A hold on pot shops?
|By Andy Balaskovitz|
The Lansing City Council will introduce an ordinance tonight that places a moratorium on “medical marihuana establishments”Monday, Nov. 29 — The Lansing City Council is scheduled to introduce an ordinance to place a moratorium on medical marijuana businesses at tonight’s meeting before a planned public hearing Dec. 6.
The ordinance would set up a permitting process through the City Clerk’s office for any new businesses looking to open, but that could not happen until the moratorium is lifted. The Council would likely vote on Dec. 13 on whether to put a hold on what are commonly referred to as dispensaries.
“Medical marihuana establishments” are defined in the ordinance as “any nonresidential land use involving the growth, distribution, storage, or use of marihuana.” There are 16 such businesses in the city, but those would not be affected by a moratorium.
Without giving a specific end date on the moratorium, the ordinance says the City Clerk’s office will not issue any permits until “such time as an ordinance regulating medical marihuana establishments has been adopted to supersede it.”
However, that further regulation is in the works. The Public Safety Committee is mulling over a draft ordinance that City Attorney Brig Smith has referred to as “volume two” of medical marijuana regulation in the city. That ordinance permits “compassionate care centers” with certain distance restrictions from public and private schools.
Other characteristics of “compassionate care centers” include fee-based memberships for caregivers and patients, it must be incorporated as a nonprofit and show “services indicating a bona fide service-oriented relationship between the compassionate care center and its members.”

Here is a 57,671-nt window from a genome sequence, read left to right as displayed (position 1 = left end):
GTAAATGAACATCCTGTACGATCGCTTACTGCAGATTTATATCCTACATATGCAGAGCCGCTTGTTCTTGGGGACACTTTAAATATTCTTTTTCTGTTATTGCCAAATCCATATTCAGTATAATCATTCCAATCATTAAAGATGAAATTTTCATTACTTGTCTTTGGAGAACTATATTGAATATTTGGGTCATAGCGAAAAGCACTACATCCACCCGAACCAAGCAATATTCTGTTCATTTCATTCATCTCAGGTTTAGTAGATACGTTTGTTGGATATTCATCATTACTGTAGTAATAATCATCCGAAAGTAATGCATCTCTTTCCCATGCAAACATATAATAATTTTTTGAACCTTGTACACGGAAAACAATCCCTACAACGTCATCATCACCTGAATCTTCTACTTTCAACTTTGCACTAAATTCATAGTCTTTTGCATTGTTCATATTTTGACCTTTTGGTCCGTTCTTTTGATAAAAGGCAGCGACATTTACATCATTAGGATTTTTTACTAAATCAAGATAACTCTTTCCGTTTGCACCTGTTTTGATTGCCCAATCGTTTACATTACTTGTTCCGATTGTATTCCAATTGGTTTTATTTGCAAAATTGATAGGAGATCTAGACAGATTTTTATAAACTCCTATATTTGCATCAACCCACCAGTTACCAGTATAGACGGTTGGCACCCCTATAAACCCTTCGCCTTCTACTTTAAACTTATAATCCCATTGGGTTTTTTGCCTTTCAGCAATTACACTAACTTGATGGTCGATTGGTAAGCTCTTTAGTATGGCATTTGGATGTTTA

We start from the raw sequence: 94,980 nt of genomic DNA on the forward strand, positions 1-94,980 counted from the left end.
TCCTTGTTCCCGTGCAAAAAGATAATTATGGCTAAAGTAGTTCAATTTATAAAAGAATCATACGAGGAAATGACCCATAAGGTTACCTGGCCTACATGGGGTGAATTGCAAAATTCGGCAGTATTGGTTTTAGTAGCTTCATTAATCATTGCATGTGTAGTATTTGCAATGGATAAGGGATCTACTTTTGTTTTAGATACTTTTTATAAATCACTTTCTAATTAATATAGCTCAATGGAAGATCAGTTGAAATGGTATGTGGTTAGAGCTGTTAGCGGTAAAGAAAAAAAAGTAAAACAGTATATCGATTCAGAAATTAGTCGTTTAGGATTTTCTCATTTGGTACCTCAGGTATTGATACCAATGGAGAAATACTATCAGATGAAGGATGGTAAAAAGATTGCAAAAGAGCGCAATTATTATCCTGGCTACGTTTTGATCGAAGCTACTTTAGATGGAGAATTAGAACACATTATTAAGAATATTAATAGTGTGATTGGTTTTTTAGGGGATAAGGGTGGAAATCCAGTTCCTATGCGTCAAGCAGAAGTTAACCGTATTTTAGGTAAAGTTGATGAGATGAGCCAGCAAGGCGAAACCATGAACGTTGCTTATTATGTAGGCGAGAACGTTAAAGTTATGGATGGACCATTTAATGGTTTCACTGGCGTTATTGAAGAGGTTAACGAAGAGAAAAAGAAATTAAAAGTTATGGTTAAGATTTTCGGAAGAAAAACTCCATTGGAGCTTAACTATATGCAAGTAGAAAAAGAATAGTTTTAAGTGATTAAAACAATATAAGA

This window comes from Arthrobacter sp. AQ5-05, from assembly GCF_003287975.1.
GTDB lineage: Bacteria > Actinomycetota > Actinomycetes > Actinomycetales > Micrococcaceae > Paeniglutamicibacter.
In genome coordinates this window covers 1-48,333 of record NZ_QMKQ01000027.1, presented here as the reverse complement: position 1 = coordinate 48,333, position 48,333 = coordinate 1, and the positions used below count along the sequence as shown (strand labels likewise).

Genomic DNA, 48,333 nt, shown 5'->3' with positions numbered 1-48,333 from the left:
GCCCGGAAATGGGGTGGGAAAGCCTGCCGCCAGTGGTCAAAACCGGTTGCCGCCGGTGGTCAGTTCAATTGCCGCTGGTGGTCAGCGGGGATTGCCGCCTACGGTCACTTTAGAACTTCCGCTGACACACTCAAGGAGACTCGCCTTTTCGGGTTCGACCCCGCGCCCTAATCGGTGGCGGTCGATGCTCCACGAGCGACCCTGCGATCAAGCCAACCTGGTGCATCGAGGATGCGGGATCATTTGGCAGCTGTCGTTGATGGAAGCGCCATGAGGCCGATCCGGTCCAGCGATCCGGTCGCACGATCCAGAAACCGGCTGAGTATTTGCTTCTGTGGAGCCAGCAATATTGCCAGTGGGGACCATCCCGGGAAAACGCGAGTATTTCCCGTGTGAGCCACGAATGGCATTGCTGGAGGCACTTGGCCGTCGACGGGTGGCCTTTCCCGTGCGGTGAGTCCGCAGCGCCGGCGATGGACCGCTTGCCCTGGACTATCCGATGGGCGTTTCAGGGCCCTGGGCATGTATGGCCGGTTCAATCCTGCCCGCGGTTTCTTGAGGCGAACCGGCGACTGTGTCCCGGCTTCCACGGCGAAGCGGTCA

Though it does not grant state or federal immunity, the draft ordinance describes Lansing as a “safe harbor” for what are commonly known as dispensaries.
On Sept. 20, the Council adopted an ordinance that regulates in-home dispensing of cannabis.
The moratorium, if approved by a majority of the Council, would be in place “until the city has completed its study of the Michigan Medical Marihuana Act.”
Two groups have expressed formal support for the moratorium: a local branch of the Fraternal Order of Police and the Lewton Rich Neighborhood Association.
Thomas Krug, executive director of Lodge 141 of the Order, wrote in a Nov. 19 letter to the city that “the impact on law enforcement should not be settled in haste and a policy developed to ensure the proper use and dispensing of medical marijuana.”
Lewton Rich was less guarded in its letter, which was signed by seven members of the organization, including the group’s President Patty Farhat and Vice President Angela Allen.
“We are as unhappy, as are most of the residents of the city of Lansing, with the reckless manner in which the State Legislature passed this initiated law in December, 2008,” the letter says. “Our hope lies in you to rectify this situation/problem so that future moratoriums will be better monitored and penalties forced if these moratoriums are in violation of the initiated law.”